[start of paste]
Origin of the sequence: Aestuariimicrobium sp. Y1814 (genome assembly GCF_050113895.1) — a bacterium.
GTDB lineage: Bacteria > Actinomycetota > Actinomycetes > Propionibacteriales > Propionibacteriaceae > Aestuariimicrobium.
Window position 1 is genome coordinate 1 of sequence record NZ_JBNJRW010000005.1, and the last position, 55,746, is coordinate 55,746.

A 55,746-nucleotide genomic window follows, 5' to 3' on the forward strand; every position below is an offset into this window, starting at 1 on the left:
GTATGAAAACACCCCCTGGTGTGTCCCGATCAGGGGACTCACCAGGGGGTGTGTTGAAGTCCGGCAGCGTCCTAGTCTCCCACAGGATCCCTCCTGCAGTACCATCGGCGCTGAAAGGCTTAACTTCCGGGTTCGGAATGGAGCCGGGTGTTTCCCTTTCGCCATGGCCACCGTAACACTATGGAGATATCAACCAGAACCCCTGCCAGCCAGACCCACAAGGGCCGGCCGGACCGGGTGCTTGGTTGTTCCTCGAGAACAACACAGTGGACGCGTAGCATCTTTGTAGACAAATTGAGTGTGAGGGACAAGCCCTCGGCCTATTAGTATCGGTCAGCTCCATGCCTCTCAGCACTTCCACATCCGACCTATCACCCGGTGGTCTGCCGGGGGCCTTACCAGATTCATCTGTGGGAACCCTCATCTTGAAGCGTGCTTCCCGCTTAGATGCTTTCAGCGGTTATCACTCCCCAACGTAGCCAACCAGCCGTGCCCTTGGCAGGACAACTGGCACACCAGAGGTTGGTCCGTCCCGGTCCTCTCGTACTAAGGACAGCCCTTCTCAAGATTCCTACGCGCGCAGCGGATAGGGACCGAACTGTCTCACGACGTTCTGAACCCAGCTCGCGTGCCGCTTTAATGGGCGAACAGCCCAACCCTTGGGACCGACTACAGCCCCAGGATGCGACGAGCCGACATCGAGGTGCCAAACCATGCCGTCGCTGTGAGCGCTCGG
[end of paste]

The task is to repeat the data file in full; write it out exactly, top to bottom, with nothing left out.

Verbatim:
Origin of the sequence: Aestuariimicrobium sp. Y1814 (genome assembly GCF_050113895.1) — a bacterium.
GTDB lineage: Bacteria > Actinomycetota > Actinomycetes > Propionibacteriales > Propionibacteriaceae > Aestuariimicrobium.
Window position 1 is genome coordinate 1 of sequence record NZ_JBNJRW010000005.1, and the last position, 55,746, is coordinate 55,746.

A 55,746-nucleotide genomic window follows, 5' to 3' on the forward strand; every position below is an offset into this window, starting at 1 on the left:
GTATGAAAACACCCCCTGGTGTGTCCCGATCAGGGGACTCACCAGGGGGTGTGTTGAAGTCCGGCAGCGTCCTAGTCTCCCACAGGATCCCTCCTGCAGTACCATCGGCGCTGAAAGGCTTAACTTCCGGGTTCGGAATGGAGCCGGGTGTTTCCCTTTCGCCATGGCCACCGTAACACTATGGAGATATCAACCAGAACCCCTGCCAGCCAGACCCACAAGGGCCGGCCGGACCGGGTGCTTGGTTGTTCCTCGAGAACAACACAGTGGACGCGTAGCATCTTTGTAGACAAATTGAGTGTGAGGGACAAGCCCTCGGCCTATTAGTATCGGTCAGCTCCATGCCTCTCAGCACTTCCACATCCGACCTATCACCCGGTGGTCTGCCGGGGGCCTTACCAGATTCATCTGTGGGAACCCTCATCTTGAAGCGTGCTTCCCGCTTAGATGCTTTCAGCGGTTATCACTCCCCAACGTAGCCAACCAGCCGTGCCCTTGGCAGGACAACTGGCACACCAGAGGTTGGTCCGTCCCGGTCCTCTCGTACTAAGGACAGCCCTTCTCAAGATTCCTACGCGCGCAGCGGATAGGGACCGAACTGTCTCACGACGTTCTGAACCCAGCTCGCGTGCCGCTTTAATGGGCGAACAGCCCAACCCTTGGGACCGACTACAGCCCCAGGATGCGACGAGCCGACATCGAGGTGCCAAACCATGCCGTCGCTGTGAGCGCTCGG